phrases, sayings, idioms and expressions at

Loaded Question

Posted by Pamela on December 01, 2006

In Reply to: Loaded Question posted by R. Berg on December 01, 2006

: : What does the phrase " That's a Loaded Question " mean?

: A loaded question is like loaded (weighted) dice: it isn't quite fair. It's a question asked in a way that puts the respondent on the defensive. Usually it includes a veiled accusation. ~rb

An example (from Falacy Files

"Have you stopped beating your wife?". Since this is a yes/no question, there are only two direct answers: "Yes" (meaning: I was beating my wife, but now I've stopped) or "No" (meaning I was beating my wife and still am). If you have never beaten your wife you therefore can't answer directly without implying a falsehood or a statement that you deny. For this reason, the proper response to such a question is not to answer it directly, but to either refuse to answer or to reject the question.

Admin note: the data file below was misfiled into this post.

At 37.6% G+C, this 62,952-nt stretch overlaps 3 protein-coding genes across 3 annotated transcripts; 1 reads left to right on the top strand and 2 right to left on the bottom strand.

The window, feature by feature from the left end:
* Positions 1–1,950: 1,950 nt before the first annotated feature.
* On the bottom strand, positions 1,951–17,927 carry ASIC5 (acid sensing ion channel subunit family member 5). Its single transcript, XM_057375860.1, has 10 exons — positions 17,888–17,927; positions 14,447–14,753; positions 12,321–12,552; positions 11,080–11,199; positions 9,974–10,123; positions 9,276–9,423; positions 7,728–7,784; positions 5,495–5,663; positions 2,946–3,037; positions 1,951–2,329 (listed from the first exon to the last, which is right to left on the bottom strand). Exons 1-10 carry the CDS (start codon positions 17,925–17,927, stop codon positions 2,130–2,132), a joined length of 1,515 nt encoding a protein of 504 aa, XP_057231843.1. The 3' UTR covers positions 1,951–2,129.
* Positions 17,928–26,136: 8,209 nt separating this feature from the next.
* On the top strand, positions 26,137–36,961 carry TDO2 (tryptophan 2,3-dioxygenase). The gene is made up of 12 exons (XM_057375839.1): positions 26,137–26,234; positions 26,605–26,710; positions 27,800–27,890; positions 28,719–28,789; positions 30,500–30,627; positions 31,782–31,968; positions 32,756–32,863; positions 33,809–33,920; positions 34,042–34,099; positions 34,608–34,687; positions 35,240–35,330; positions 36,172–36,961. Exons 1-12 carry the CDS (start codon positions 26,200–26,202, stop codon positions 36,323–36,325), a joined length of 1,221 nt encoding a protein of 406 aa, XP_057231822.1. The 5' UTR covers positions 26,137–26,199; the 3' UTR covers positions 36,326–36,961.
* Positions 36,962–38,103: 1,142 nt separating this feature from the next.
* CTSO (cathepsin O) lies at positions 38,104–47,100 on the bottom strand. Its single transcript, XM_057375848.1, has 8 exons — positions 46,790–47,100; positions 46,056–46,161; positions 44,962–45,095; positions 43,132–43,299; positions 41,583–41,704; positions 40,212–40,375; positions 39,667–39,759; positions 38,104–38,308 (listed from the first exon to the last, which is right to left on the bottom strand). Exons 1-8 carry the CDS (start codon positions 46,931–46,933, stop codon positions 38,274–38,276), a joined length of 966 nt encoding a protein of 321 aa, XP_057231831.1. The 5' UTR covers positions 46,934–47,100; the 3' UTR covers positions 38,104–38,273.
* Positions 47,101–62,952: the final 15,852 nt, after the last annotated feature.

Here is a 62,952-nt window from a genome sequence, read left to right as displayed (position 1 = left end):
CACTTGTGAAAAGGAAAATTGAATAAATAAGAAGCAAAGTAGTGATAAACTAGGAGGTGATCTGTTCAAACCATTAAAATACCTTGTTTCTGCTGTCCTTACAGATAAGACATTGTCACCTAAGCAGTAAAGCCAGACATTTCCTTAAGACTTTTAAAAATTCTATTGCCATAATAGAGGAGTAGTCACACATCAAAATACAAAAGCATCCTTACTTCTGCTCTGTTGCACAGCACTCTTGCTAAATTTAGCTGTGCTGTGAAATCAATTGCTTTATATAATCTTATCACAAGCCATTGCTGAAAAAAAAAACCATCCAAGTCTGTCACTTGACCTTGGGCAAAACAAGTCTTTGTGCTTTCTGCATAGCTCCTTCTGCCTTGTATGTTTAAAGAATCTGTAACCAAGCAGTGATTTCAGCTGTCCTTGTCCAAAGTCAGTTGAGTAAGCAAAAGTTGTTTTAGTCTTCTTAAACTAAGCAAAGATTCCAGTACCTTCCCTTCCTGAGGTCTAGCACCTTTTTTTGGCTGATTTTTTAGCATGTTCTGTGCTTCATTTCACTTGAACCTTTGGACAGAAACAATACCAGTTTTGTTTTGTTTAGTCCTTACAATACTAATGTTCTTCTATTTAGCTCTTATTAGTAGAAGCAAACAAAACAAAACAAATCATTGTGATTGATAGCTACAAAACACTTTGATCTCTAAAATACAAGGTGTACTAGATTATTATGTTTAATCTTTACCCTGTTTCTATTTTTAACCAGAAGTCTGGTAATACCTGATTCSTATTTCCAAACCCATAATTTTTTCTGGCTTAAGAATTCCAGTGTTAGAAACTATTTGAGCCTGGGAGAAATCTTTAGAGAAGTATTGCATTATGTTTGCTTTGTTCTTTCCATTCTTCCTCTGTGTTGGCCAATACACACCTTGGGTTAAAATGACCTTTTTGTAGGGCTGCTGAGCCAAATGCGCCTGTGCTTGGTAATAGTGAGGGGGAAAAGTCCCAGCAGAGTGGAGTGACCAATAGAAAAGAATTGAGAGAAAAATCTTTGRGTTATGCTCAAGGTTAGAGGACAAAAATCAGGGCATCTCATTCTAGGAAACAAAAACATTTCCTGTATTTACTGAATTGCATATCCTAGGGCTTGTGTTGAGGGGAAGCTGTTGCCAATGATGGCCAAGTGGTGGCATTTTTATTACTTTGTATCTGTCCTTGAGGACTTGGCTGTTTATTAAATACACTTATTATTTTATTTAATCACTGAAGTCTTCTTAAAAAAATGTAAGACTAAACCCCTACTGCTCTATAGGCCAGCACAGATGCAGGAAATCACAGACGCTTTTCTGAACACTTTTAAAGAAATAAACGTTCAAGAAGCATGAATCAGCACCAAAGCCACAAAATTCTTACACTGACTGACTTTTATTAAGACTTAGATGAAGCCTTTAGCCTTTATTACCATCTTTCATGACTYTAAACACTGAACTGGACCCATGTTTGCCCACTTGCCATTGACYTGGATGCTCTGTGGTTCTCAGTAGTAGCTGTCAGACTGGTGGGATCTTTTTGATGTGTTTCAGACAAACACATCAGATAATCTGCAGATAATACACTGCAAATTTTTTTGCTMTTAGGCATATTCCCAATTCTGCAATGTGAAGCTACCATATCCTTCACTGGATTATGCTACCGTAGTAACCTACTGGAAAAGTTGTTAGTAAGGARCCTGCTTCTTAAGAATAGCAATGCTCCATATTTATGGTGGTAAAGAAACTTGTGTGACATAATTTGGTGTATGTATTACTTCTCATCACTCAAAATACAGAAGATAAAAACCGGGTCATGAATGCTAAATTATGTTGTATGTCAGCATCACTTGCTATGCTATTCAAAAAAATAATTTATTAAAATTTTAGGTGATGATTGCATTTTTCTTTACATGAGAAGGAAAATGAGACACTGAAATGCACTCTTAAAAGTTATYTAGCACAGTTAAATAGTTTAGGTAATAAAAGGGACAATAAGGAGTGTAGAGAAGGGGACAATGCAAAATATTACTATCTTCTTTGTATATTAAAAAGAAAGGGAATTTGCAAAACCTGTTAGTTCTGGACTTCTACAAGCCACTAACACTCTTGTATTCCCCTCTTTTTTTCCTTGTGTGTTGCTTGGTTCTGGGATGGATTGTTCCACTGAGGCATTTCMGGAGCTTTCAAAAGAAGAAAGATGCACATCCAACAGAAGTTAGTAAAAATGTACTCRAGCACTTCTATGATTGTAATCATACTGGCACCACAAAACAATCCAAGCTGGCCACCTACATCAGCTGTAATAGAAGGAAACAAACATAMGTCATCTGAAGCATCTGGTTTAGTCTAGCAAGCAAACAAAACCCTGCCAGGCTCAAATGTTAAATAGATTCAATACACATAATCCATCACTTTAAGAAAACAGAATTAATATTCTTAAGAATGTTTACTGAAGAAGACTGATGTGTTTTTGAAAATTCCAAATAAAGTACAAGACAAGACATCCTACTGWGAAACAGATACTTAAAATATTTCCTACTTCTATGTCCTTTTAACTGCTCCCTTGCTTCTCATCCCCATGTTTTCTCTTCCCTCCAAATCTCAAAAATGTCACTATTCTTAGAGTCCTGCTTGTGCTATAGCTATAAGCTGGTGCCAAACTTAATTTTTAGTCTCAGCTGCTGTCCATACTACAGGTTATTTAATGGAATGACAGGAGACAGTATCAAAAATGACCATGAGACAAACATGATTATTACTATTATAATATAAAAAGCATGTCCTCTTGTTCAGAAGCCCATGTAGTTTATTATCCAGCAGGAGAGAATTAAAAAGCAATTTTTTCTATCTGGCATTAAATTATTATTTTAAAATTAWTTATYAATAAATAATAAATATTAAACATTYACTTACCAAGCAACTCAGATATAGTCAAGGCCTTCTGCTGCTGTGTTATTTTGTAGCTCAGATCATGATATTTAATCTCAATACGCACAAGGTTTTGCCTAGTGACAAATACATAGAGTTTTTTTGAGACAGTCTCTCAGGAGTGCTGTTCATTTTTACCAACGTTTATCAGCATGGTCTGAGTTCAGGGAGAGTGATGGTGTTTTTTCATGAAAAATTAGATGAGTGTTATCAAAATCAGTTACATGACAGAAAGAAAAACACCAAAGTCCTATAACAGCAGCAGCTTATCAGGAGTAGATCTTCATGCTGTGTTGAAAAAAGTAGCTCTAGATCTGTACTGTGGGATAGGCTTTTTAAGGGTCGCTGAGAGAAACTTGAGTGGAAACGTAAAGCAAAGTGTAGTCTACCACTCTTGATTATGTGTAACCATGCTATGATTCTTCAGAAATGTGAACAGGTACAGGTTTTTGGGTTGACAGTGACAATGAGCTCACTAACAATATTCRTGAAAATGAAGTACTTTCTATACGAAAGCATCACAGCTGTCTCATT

Journalists' love of the loaded question is, I assume, because many politicians if asked "Do you still support policies that discriminate against ordinary Australians/lead to climate change/whatever" won't feel comfortable following Fallacy File's advice (i.e. "I reject the question" or "I refuse to answer") but will provide more information on a subject they may want to avoid. Pamela